The Ballad Of Aeryn And John: ‘I don’t need your emotions, but we can have sex if you want.’ The tension is getting to Aeryn and she proposes an emotion-free lowering of fluid levels; she goes so far as to start undressing in a cooling pipe while on a rescue mission, so eager is she to jump John’s bones. John interprets her offer as pity and tells her: ‘I got two hands, I can alternate, I can release all the tension I want.’ For once it’s Aeryn asking John what he’s afraid of rather than the other way around, but we never get an answer. Later, John seems about to take her up on the offer but she pre-empts him by agreeing that they should do nothing about it, even though it will lead to a backlog of body fluids.
The Ballad of Chiana And D’Argo: Chiana was freaked out by learning of D’Argo’s marriage plans and knew he wouldn’t take no for an answer, so she decided she had to do something he would never forgive—have sex with his son. She makes a pretence of trying to keep it secret, but it’s hopeless and she effectively gives the game away by being obvious and nervous. D’Argo had bought her Luxan Union Tattoos, ‘a Luxan symbol of courage, honour and loyalty’ which are burnt into the skin of a couple; he instead brands Jothee with one and destroys the other. D’Argo will never listen to anything either of them have to say again and is utterly betrayed. Even when Chiana, distraught that she may have driven him to suicide, tries to comfort him, he tells her and Jothee to get lost. He overhears them talking afterwards; Jothee realises he’s been used by Chiana and decides to leave, but tells her to tell his father that one day he will return to make amends to both of them.
Alien Encounters: The Interion who is released from the cryo-tube was part of an expedition to find the ‘Dimordis Tomb in the Berger Nebula.’ He and his colleague Stanis (whose brain was used to heal Crichton in ‘Season of Death’) fell sick and were found by someone called Jool, who is presumably the sole remaining frozen Interion in the Cargo bay. Given that Tocot froze his specimens just before death when they could not be saved, it’s no surprise that the Interion vomits and dies very quickly. John still thinks they may be related to Humans, as Grunchlk implied.
Disney On Acid: When trying to find the signal device that attracts the storms John says it’s ‘Scooby-Doo time’; but does that make him Shaggy or Fred?
Get Frelled: Jothee and Chi with an appreciative Hynerian audience. John and Aeryn almost, and at least negotiations have been opened…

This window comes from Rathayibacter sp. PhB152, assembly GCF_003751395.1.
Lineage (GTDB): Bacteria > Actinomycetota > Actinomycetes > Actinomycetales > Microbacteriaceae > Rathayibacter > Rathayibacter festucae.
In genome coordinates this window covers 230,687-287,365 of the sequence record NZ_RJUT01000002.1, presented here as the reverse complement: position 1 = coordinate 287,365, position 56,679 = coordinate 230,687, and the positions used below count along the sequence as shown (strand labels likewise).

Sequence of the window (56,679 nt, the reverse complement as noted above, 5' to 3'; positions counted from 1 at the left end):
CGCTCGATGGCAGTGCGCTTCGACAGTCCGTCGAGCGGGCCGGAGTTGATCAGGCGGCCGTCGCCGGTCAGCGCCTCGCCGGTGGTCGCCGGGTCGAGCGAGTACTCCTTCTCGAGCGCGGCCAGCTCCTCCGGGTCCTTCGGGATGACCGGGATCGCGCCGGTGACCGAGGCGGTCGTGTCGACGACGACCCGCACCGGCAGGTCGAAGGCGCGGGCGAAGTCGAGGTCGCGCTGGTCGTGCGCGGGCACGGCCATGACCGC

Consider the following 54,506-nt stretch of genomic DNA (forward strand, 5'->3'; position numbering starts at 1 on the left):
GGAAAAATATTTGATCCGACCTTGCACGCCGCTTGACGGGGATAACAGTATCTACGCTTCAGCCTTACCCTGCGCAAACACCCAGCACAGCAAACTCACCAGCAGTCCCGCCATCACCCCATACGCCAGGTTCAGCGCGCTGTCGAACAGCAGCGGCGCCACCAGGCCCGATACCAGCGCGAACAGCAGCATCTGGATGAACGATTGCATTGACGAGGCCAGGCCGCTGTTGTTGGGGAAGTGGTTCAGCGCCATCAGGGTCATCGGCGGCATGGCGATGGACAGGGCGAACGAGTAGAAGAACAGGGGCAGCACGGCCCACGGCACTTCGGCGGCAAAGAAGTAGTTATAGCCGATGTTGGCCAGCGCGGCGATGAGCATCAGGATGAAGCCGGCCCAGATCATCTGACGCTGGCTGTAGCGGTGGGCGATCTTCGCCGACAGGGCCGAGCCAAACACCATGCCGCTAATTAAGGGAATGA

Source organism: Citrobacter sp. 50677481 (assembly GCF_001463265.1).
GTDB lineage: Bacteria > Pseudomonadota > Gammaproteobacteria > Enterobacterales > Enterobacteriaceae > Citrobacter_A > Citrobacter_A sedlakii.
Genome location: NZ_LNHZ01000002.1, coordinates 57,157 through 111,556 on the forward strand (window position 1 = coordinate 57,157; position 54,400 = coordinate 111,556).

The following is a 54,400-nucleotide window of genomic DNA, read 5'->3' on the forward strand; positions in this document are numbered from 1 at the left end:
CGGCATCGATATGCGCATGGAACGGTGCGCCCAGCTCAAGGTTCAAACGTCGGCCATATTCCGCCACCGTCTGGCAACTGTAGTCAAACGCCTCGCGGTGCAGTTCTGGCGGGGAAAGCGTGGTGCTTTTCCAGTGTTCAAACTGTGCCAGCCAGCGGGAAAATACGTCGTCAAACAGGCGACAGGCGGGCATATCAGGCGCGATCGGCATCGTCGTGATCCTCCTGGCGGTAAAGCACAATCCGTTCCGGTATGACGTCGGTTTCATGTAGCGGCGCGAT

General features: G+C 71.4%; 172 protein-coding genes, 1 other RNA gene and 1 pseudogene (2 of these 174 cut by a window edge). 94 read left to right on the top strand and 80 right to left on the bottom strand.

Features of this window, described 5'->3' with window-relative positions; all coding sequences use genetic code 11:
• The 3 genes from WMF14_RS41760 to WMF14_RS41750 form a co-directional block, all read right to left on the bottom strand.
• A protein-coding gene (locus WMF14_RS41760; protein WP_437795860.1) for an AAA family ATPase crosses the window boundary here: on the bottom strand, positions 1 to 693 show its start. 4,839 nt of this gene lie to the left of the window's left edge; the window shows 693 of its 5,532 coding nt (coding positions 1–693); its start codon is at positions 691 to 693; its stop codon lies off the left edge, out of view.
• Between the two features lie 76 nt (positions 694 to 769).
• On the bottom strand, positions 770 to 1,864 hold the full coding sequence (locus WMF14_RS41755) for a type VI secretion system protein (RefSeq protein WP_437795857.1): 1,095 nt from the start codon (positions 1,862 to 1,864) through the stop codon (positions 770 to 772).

Stats: There were three stations in the area but the first was destroyed by an asteroid, and the second by fire. The DRD that John fixed way back in ‘Premiere’ returns and has been nicknamed ‘one-eye’ by the crew.
WHAT did you just say? Manin: fiancée or partner.
Backstage: UK viewers missed Rygel’s voyeuristic activities, and most of the scene where John and Aeryn discuss sex, when this episode was shown on BBC2.
The Verdict: This is a good tale, with lots of tension, escalating threat and it seems about a hundred things happen at once. It might have been expected that the Chiana/Jothee/D’Argo triangle would play out over a few episodes, but that would have been traditional and safe; instead it is dealt with quickly and efficiently in an action-packed episode so as to avoid the show getting mired in soap opera (although D’Argo overhearing Jothee and Chiana is a bit soapy). Crichton telling Borlik that the wall is detachable is laugh out loud funny, one of my favourite Crichton moments. But on the whole the tone of the episode is bleak, as Zhaan continues to decline and D’Argo’s left so broken-hearted that he tries to end it all.
Verdict redux: Picked up on some antipathy to this episode in the comments a while back. Don’t know why. I like it. It doesn’t propel the arc plot much, but the character plot leaps forward. Although it’s primarily a stand-alone story, when compared to what we had at the same time in Season Two it’s streets ahead of ‘Taking The Stone’ or ‘Vitas Mortis.’
Scott K. Andrews has written episode guides, magazine articles, film and book reviews, comics, audio plays for Big Finish, far too many blogs, some poems you will never read, and three novels for Abaddon. He is, patently, absurd.